If you think LeBron didn’t learn on the fly from Mike D’Antoni unleashing James Harden this season, you’re crazy. This is LeBron.
He’s a basketball genius crossed with a basketball monster crossed with the freaking Terminator. LeBron studied the new and improved Rockets, then told D’Antoni, I need your clothes, your boots, your motorcycle, and your 1–4 spread offense. It’s unstoppable. Throw your best defender at him and he waves over a screener, gets the switch he wants, and torches the new guy. Double him and he finds an open shooter. Shade defenders toward the paint and he finds a teammate open by 1/100th of a foot. Stay home on the shooters and he scores himself. How do you stop the queen of the chessboard when he’s working with a bigger board?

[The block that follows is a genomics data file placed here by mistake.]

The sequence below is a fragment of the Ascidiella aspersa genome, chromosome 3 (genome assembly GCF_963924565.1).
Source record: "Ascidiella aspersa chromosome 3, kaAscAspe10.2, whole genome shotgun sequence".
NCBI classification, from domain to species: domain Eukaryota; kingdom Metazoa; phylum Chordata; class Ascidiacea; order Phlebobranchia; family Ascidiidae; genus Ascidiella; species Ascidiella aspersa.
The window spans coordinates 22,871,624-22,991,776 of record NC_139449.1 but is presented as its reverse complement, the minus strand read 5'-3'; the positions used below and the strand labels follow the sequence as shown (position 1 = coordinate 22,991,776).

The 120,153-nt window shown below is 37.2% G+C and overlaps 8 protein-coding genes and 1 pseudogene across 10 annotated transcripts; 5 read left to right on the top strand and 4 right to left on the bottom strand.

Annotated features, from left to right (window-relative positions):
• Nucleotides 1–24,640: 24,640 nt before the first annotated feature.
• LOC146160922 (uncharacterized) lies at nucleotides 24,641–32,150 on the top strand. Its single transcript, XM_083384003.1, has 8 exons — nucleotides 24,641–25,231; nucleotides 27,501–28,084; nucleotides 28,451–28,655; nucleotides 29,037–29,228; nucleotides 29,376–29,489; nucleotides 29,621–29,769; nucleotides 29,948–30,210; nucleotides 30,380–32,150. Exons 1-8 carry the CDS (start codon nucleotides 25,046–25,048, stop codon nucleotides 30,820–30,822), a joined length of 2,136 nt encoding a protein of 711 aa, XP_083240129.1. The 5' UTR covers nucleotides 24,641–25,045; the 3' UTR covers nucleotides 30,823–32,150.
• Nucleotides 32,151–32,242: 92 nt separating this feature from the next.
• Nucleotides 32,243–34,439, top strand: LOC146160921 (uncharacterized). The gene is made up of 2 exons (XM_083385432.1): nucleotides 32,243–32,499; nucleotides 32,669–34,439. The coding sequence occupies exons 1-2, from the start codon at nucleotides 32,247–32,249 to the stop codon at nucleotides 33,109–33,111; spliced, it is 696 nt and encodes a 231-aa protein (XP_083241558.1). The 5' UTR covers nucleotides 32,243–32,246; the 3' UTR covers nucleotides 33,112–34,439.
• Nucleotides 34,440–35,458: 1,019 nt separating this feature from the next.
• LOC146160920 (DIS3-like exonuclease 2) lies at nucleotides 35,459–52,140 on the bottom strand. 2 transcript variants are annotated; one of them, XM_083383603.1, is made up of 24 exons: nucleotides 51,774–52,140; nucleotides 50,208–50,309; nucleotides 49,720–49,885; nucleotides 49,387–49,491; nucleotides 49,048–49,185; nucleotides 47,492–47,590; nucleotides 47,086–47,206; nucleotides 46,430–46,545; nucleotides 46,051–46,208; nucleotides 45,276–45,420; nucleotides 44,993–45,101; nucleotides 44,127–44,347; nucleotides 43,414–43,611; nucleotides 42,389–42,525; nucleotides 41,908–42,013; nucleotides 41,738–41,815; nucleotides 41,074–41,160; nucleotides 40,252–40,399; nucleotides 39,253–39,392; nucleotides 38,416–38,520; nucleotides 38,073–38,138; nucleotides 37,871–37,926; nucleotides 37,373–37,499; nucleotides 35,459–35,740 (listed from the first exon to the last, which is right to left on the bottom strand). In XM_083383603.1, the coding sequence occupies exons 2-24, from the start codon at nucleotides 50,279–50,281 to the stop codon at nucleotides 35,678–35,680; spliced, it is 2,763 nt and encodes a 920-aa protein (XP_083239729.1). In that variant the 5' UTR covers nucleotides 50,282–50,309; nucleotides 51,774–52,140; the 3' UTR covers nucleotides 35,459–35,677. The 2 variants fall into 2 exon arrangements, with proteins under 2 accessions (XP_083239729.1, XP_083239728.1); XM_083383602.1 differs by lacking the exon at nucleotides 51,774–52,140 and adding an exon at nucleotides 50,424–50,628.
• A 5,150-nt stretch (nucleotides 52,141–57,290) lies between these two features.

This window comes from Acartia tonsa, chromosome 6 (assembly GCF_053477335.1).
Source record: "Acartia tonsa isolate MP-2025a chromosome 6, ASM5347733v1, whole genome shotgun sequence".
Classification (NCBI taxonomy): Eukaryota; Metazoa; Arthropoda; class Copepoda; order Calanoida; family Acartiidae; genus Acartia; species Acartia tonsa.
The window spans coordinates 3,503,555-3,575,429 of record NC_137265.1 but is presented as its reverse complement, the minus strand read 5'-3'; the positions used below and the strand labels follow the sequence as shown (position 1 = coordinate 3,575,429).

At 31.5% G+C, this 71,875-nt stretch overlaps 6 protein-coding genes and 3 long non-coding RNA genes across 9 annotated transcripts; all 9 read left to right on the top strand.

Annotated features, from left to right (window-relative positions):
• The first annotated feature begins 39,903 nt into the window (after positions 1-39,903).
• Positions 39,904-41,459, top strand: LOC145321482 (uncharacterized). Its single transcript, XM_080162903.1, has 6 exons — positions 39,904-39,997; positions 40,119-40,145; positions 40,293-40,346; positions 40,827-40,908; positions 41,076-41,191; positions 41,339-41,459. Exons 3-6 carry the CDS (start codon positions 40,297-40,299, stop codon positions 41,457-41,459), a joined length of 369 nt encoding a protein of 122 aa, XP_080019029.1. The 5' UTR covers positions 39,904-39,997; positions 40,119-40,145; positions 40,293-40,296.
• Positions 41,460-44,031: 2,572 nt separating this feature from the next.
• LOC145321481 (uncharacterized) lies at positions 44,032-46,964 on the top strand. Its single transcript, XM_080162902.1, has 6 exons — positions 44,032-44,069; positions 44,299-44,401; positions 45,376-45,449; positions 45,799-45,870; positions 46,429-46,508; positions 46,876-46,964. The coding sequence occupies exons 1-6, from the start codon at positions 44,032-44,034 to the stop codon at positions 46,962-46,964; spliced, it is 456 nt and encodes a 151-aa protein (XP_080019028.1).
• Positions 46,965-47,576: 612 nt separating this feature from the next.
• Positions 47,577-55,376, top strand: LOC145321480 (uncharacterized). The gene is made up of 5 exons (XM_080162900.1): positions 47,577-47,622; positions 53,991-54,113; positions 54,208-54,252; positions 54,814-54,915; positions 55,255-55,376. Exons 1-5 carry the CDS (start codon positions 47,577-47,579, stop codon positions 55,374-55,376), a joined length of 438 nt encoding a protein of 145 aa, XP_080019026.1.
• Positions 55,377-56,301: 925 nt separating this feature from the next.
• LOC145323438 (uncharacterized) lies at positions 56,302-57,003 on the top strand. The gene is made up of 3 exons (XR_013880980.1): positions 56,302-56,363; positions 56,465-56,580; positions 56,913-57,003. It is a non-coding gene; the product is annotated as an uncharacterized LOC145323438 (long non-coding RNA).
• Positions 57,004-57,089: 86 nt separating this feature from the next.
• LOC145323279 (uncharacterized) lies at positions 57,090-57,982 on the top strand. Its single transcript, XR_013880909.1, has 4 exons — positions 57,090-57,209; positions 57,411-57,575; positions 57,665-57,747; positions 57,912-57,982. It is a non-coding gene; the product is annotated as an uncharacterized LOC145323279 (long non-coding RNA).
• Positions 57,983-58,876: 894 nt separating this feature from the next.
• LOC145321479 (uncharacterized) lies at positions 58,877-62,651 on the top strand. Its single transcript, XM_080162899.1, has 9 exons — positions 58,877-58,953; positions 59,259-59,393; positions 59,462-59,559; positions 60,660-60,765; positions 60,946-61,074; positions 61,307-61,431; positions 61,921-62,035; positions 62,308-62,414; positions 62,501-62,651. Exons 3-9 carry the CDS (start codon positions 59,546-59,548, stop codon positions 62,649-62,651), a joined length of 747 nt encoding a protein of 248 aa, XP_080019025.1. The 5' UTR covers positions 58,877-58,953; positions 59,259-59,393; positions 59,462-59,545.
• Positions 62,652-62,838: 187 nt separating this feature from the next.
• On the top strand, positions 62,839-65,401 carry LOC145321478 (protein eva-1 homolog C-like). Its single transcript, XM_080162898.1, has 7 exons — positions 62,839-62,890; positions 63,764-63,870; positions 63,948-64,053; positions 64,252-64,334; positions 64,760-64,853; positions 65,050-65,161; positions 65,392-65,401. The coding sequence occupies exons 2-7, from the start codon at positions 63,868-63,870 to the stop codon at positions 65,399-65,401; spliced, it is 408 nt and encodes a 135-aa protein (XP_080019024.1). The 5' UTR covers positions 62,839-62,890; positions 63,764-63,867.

We watched LeBron plant those seeds during Game 7 of the 2016 Finals, with the Warriors leading by four and 5:30 to play. Poor Steve Kerr couldn’t find a fifth crunch-time guy. He lost Andrew Bogut in Game 5. He couldn’t play Leandro Barbosa or Shaun Livingston because of Cleveland’s offensive rebounding advantage. And the moment had become too big for Harrison Barnes, whose scrotum had receded within his body. Begrudgingly, Kerr opted for rebounding and picked Festus Ezeli.
Terminator LeBron processed his robot algorithm and waited for Tristan Thompson’s screen …
Found the switch he wanted …
And up-faked the living shit out of Ezeli for three free throws.